Giganet rebrands itself with the launch of the UK’s most comprehensive fiber and vegan broadband internet service

Giganet, an award-winning Internet Service Provider (ISP), is poised to dominate the untapped vegan, vegetarian and diet population by shifting from traditional fiber optic cabling, made from glass, to much higher fiber-rich wholemeal pastas. and vegan friendly.

In a bold move aimed at further disrupting the internet services industry, the Hampshire-based company has announced plans to rebrand itself as Pastanet, to raise awareness of its latest vegan-friendly innovation. Telecommunication technology based on whole wheat semolina which revolves around the use of dry pasta.

Until now, Pastanet connected homes and businesses in the region to full fiber in honor of government plans to deliver nationwide gigabit broadband by 2025. However, engineers discovered a way to deliver data at even faster speeds thanks to the high fiber content of whole-wheat spaghetti.

Using a whole-wheat spaghetti network to deliver high-speed data over greater distances. Data travels through pasta at the speed of light. This means you can enjoy faster download speeds and a more reliable internet connection.

A Pastanet spokesperson said: “In the same way that a potato has been proven to generate electricity, we have discovered that pasta works the same way for internet data.”

“The glass used in traditional full fiber optics refracts light, passing data through with two streams. But fortunately, thanks to the glycogen structure of pasta, it allows us to refract light waves at 6 times the speed.

The move to connections using dried spaghetti has already received rave reviews from test customers, and the company wants to maximize innovation by renaming a name synonymous with whole-wheat pasta technology.

“Although much maligned in diet circles, carbs are proving to be crucial in our efforts to deliver faster internet speeds. The installation of our brand new linguine lines has been in development for some time. , while our installation engineers develop their skills to deal with new technology.”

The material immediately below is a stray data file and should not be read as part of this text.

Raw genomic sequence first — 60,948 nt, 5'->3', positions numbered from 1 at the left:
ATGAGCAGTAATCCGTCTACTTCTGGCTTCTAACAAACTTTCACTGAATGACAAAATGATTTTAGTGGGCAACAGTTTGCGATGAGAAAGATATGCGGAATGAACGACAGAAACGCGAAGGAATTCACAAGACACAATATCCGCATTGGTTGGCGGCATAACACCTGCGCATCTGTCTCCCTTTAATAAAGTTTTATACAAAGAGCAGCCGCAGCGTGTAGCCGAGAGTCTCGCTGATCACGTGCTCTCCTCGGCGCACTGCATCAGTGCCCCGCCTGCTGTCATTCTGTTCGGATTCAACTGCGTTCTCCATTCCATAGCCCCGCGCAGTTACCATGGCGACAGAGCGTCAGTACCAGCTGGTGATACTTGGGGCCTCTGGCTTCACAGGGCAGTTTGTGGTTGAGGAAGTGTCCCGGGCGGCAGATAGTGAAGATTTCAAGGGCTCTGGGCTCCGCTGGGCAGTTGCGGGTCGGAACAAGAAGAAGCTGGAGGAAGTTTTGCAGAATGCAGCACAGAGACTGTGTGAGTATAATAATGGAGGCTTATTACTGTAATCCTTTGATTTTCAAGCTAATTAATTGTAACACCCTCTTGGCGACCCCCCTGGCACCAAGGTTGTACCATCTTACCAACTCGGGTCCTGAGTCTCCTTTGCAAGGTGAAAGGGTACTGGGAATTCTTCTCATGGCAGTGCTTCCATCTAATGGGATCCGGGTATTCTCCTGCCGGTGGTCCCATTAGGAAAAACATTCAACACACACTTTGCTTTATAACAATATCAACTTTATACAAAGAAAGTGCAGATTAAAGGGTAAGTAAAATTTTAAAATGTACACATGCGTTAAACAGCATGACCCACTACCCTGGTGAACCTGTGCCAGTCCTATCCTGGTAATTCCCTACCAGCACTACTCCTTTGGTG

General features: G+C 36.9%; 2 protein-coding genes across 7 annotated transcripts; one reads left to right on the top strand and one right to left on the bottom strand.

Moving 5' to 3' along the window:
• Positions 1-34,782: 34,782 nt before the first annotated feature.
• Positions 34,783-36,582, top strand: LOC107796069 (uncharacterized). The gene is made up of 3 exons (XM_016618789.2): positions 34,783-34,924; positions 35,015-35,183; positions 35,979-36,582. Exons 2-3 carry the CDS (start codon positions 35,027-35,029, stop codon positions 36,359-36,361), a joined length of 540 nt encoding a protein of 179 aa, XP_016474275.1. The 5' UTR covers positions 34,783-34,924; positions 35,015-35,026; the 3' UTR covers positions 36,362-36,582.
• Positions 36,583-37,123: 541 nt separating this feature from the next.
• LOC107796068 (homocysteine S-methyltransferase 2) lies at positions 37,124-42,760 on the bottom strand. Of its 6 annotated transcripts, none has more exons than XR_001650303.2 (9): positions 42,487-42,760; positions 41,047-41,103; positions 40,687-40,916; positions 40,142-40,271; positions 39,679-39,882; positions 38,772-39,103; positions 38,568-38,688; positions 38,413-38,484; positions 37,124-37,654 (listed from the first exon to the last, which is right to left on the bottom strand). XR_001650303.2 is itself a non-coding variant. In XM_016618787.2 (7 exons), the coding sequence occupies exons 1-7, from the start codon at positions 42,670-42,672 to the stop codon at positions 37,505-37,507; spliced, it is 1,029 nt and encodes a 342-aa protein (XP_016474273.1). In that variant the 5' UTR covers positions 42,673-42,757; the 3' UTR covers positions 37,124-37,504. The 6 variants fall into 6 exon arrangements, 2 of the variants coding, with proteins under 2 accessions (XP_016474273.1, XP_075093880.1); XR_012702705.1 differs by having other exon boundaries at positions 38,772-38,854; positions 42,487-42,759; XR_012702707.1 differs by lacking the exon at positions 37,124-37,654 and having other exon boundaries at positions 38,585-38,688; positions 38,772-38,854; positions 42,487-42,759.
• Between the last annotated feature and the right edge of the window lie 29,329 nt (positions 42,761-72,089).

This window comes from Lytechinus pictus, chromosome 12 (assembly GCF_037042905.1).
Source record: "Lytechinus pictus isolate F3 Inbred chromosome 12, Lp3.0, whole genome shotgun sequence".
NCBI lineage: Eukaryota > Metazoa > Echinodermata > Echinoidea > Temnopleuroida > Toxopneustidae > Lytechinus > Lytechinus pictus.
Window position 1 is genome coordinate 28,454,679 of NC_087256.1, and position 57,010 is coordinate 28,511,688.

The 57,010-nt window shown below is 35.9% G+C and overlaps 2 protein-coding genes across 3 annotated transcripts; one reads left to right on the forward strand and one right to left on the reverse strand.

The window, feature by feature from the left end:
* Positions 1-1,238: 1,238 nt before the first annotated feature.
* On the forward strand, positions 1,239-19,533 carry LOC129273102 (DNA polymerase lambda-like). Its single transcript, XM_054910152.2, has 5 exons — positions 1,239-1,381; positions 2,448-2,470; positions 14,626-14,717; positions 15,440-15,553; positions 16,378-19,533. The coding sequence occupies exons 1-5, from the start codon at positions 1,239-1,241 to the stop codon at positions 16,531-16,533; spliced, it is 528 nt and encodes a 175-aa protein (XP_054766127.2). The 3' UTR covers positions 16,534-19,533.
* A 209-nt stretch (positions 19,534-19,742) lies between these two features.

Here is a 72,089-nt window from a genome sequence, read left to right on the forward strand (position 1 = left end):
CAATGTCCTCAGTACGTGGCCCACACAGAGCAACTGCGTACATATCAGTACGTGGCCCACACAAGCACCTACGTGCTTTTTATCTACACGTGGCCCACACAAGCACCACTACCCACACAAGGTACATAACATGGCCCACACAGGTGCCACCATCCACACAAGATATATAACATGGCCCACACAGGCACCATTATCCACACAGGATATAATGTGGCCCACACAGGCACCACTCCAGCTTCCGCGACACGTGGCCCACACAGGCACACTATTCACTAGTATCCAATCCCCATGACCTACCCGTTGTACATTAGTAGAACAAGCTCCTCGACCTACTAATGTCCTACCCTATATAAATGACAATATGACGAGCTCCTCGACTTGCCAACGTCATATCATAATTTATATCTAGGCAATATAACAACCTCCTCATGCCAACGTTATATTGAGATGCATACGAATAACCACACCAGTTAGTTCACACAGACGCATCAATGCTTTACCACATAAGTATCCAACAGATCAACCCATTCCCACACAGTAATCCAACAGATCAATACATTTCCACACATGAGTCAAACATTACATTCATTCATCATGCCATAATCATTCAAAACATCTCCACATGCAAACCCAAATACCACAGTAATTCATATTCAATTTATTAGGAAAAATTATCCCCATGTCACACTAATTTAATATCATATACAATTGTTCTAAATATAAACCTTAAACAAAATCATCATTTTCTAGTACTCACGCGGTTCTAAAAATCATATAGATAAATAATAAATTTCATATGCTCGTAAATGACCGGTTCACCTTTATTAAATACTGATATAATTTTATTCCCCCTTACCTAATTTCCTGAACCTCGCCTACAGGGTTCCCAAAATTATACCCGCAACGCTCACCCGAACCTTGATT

“We dig narrow trenches, usually in the sidewalk, and lay the strands of pasta in protective conduits. Once in place, we pour boiling water into the trenches to fuse the strands with a drizzle of olive oil to prevent it from sticking. It often only takes 20-30 minutes for the pasta to cool, then residents can access our full fiber optic network, which we’ve affectionately dubbed “Spaghetti Junction”, whenever they feel the need for a higher connection. faster and more reliable.

Pasta is made from grains, one of the staple food groups of a healthy diet and has long been recognized as a good source of energy and fibre. Plus, in today’s food-conscious society, Pastanet wants everyone to know it’s 100% vegan.

“We use dried pasta that does not contain eggs and is friendly to our vegan customers.”

But the easy access and affordability of spaghetti has prompted some DIY tech enthusiasts to try installing their own fiber optic broadband using substandard pasta shapes.

“One of our engineers recently visited a property at SP4 GH1, where the owner had attempted to connect to his local exchange with a trail of mini sausages and spaghetti hoops. He couldn’t understand why his connection was down. Another had tried to speed up their old copper phone connection with ragu.They just don’t realize the science it takes to make it work.

In order not to alienate customers who are skeptical of new technology, Pastanet would like to reassure readers that while scientific work continues to test this new technology, it will continue to provide excellent broadband. at speeds of up to 900 Mb/s over traditional fiber optics. methods. For details on Pastanet availability in your area, check your postcode at

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